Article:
I sat on the couch, shielding my eyes, and peeking through them every few seconds. I didn’t want to see what had happened, I didn’t want to hear the story. But I knew I had to. I had to know what was going on.
Yesterday, masked gunman stormed into an editorial meeting at a satirical magazine in France, and killed 12 people, wounding several more, a few of whom are in critical condition. They targeted this magazine’s staff because they didn’t like their political commentary. These people were killed because they exercised their freedom of speech.
There’s so much to unpack here, so many families, so many lives, gunmen still on the loose, and thoughts about freedom of speech that weigh heavily.
But those weren’t my first thoughts, if I’m being honest. My first thought was, “here we go again,” as my heart felt the hand of fear close even tighter around it.
You see, I’m not afraid of a lot of things, but the thing I’m afraid of more than anything else in the world is being caught in a random shooting.
Maybe that sounds like a strange fear to you, and I hope it does. But for me, gun violence has rocked my world every few years for as long as I can remember, causing that hand of fear to grip tighter and tighter until it feels like I can barely breathe.
My babysitter’s best friend was killed in a shooting at Chuck E Cheese when I was little. Chuck E Cheese. I wish I were kidding.
I remember exactly where I was when I heard about the Columbine shooting. I was in 5th grade, home sick from school and listening to all of the details on my local radio station. I had to know what was going on. It was a local high school, my cousin had gone there.
In high school, one of my closest guy friends shot himself one day. We had no warning, no hint that anything was wrong. One day he was there, and the next he wasn’t.
I was home from college one winter when friends and I decided to go dancing downtown. We left the club at 1:54am, and found out the next morning that at 1:57am, someone had opened fire with a machine gun in front of that very club, killing a whole bunch of people. We missed it by three minutes.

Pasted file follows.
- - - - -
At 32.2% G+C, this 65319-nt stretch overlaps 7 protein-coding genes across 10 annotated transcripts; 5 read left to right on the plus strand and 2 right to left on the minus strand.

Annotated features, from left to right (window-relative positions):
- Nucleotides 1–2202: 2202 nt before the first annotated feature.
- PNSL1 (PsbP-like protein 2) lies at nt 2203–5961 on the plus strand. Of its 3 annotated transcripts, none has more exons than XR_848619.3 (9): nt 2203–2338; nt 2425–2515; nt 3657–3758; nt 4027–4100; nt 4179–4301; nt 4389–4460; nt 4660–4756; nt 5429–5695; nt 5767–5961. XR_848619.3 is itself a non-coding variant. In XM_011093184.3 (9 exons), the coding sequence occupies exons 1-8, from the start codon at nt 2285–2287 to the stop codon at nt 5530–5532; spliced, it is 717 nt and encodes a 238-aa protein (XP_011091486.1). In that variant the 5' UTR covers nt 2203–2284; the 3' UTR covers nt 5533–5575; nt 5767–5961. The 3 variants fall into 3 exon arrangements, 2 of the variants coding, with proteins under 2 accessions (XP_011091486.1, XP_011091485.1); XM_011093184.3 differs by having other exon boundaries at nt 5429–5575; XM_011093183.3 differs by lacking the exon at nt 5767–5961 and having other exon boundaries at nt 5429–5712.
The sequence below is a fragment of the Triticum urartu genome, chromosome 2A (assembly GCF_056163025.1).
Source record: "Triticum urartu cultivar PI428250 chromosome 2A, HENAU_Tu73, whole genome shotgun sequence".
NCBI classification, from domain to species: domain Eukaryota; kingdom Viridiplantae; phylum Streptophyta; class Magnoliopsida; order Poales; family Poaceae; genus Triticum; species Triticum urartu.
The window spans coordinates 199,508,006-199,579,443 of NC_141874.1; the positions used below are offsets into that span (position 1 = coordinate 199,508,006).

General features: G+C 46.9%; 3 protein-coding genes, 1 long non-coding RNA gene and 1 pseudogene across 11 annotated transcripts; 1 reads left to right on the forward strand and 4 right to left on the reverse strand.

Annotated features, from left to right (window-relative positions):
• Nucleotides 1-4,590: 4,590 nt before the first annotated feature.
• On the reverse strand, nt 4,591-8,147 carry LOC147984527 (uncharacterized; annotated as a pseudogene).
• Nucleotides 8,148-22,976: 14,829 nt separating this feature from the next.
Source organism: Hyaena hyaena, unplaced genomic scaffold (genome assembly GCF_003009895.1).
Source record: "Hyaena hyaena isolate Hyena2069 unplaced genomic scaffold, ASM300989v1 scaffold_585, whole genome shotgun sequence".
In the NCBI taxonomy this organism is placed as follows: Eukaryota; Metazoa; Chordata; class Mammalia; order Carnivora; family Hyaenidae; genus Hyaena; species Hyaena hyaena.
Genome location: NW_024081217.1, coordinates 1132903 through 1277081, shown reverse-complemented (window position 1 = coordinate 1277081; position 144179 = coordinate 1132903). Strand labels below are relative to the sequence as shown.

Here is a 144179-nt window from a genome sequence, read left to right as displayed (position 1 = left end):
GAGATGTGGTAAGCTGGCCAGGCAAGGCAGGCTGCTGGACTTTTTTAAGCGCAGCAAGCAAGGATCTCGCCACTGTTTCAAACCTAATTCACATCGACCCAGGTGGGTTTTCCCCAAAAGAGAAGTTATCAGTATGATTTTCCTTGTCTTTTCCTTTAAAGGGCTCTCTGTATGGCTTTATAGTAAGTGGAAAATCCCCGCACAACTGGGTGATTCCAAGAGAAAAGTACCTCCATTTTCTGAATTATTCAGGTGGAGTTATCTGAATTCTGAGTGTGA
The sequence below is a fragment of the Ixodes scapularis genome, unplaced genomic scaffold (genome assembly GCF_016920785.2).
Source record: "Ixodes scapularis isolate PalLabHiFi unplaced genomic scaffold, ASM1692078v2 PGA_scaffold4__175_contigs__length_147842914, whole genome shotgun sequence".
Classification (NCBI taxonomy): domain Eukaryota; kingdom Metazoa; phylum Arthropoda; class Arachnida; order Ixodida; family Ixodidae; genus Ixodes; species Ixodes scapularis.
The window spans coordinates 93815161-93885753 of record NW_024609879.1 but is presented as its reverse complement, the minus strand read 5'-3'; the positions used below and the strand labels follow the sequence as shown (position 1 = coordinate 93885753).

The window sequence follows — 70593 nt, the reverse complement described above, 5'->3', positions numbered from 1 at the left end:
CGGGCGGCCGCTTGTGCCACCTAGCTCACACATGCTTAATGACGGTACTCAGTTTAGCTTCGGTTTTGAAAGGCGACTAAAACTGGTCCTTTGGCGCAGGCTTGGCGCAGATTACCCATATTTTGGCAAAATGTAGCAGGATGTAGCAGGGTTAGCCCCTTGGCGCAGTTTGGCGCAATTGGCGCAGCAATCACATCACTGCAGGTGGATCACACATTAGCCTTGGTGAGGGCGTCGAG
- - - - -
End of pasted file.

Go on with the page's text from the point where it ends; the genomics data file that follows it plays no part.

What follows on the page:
The Aurora theater shooting was right around the corner from my house. Friends of friends were killed in the theater that night, and countless family members and friends were at that midnight showing at theaters across the city.
That list makes my heart ache, and there are so many more national and international tragedies that could be added.
And so as I sat there last night, watching CNN, I was faced with the question these events always bring to my mind. I have to ask myself this question, and I go through the same process of answering it every time. Because if I don’t, I’m not sure I’d ever have the courage to leave my house.
If I were to die today, would I be ready?
I sigh, I take a deep breath, and then I whisper the answer I know to be true, “yes.”
I don’t want to die, not one little bit. My mind instantly thinks of Carl, and my family, and my best friends—I can’t even think about leaving them behind. I would also be disappointed to leave the world today, because there are so many things I still want to do. But I’m pretty voracious when it comes to life—and so I don’t think there will ever come a day when I’ll feel like I’ve done it all.
So even though I don’t want to die, I know that if today is the day, I’m ready. And the freedom of that answer unlocks some of the fear.
What about you? Are you ready?